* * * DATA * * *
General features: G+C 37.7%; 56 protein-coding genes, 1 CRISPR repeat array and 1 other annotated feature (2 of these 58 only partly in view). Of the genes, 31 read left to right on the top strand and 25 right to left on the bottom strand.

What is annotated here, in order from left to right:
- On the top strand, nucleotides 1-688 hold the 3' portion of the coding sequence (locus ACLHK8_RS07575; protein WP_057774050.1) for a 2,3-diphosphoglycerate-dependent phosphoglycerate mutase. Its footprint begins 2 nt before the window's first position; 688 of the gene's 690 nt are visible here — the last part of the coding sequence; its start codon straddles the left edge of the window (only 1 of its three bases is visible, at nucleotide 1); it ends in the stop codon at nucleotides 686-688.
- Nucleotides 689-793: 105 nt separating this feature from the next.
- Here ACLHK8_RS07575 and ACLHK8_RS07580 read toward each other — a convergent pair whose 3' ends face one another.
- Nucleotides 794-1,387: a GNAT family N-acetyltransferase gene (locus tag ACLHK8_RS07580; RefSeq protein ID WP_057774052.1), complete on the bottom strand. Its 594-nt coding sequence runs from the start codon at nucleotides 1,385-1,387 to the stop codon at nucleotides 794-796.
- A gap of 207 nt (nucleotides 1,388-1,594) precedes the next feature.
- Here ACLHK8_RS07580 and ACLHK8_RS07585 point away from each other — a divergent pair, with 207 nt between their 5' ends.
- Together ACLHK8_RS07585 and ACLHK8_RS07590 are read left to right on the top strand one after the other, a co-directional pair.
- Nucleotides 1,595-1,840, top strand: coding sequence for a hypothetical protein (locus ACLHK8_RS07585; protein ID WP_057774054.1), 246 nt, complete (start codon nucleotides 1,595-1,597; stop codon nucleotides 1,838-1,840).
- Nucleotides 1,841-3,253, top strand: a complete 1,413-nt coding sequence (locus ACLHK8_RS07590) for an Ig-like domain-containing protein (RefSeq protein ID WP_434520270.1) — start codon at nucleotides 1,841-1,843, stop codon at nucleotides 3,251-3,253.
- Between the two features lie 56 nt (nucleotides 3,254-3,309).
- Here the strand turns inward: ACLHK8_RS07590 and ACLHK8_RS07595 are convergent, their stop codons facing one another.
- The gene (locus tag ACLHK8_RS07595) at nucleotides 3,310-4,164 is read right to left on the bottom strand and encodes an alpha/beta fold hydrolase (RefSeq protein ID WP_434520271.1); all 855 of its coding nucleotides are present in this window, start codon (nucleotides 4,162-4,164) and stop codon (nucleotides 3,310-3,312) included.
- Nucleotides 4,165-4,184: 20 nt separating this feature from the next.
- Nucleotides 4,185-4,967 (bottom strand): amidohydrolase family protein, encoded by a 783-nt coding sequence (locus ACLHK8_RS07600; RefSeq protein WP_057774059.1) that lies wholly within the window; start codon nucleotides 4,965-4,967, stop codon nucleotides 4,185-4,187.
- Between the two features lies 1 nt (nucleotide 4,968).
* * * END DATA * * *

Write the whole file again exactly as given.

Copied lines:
General features: G+C 37.7%; 56 protein-coding genes, 1 CRISPR repeat array and 1 other annotated feature (2 of these 58 only partly in view). Of the genes, 31 read left to right on the top strand and 25 right to left on the bottom strand.

What is annotated here, in order from left to right:
- On the top strand, nucleotides 1-688 hold the 3' portion of the coding sequence (locus ACLHK8_RS07575; protein WP_057774050.1) for a 2,3-diphosphoglycerate-dependent phosphoglycerate mutase. Its footprint begins 2 nt before the window's first position; 688 of the gene's 690 nt are visible here — the last part of the coding sequence; its start codon straddles the left edge of the window (only 1 of its three bases is visible, at nucleotide 1); it ends in the stop codon at nucleotides 686-688.
- Nucleotides 689-793: 105 nt separating this feature from the next.
- Here ACLHK8_RS07575 and ACLHK8_RS07580 read toward each other — a convergent pair whose 3' ends face one another.
- Nucleotides 794-1,387: a GNAT family N-acetyltransferase gene (locus tag ACLHK8_RS07580; RefSeq protein ID WP_057774052.1), complete on the bottom strand. Its 594-nt coding sequence runs from the start codon at nucleotides 1,385-1,387 to the stop codon at nucleotides 794-796.
- A gap of 207 nt (nucleotides 1,388-1,594) precedes the next feature.
- Here ACLHK8_RS07580 and ACLHK8_RS07585 point away from each other — a divergent pair, with 207 nt between their 5' ends.
- Together ACLHK8_RS07585 and ACLHK8_RS07590 are read left to right on the top strand one after the other, a co-directional pair.
- Nucleotides 1,595-1,840, top strand: coding sequence for a hypothetical protein (locus ACLHK8_RS07585; protein ID WP_057774054.1), 246 nt, complete (start codon nucleotides 1,595-1,597; stop codon nucleotides 1,838-1,840).
- Nucleotides 1,841-3,253, top strand: a complete 1,413-nt coding sequence (locus ACLHK8_RS07590) for an Ig-like domain-containing protein (RefSeq protein ID WP_434520270.1) — start codon at nucleotides 1,841-1,843, stop codon at nucleotides 3,251-3,253.
- Between the two features lie 56 nt (nucleotides 3,254-3,309).
- Here the strand turns inward: ACLHK8_RS07590 and ACLHK8_RS07595 are convergent, their stop codons facing one another.
- The gene (locus tag ACLHK8_RS07595) at nucleotides 3,310-4,164 is read right to left on the bottom strand and encodes an alpha/beta fold hydrolase (RefSeq protein ID WP_434520271.1); all 855 of its coding nucleotides are present in this window, start codon (nucleotides 4,162-4,164) and stop codon (nucleotides 3,310-3,312) included.
- Nucleotides 4,165-4,184: 20 nt separating this feature from the next.
- Nucleotides 4,185-4,967 (bottom strand): amidohydrolase family protein, encoded by a 783-nt coding sequence (locus ACLHK8_RS07600; RefSeq protein WP_057774059.1) that lies wholly within the window; start codon nucleotides 4,965-4,967, stop codon nucleotides 4,185-4,187.
- Between the two features lies 1 nt (nucleotide 4,968).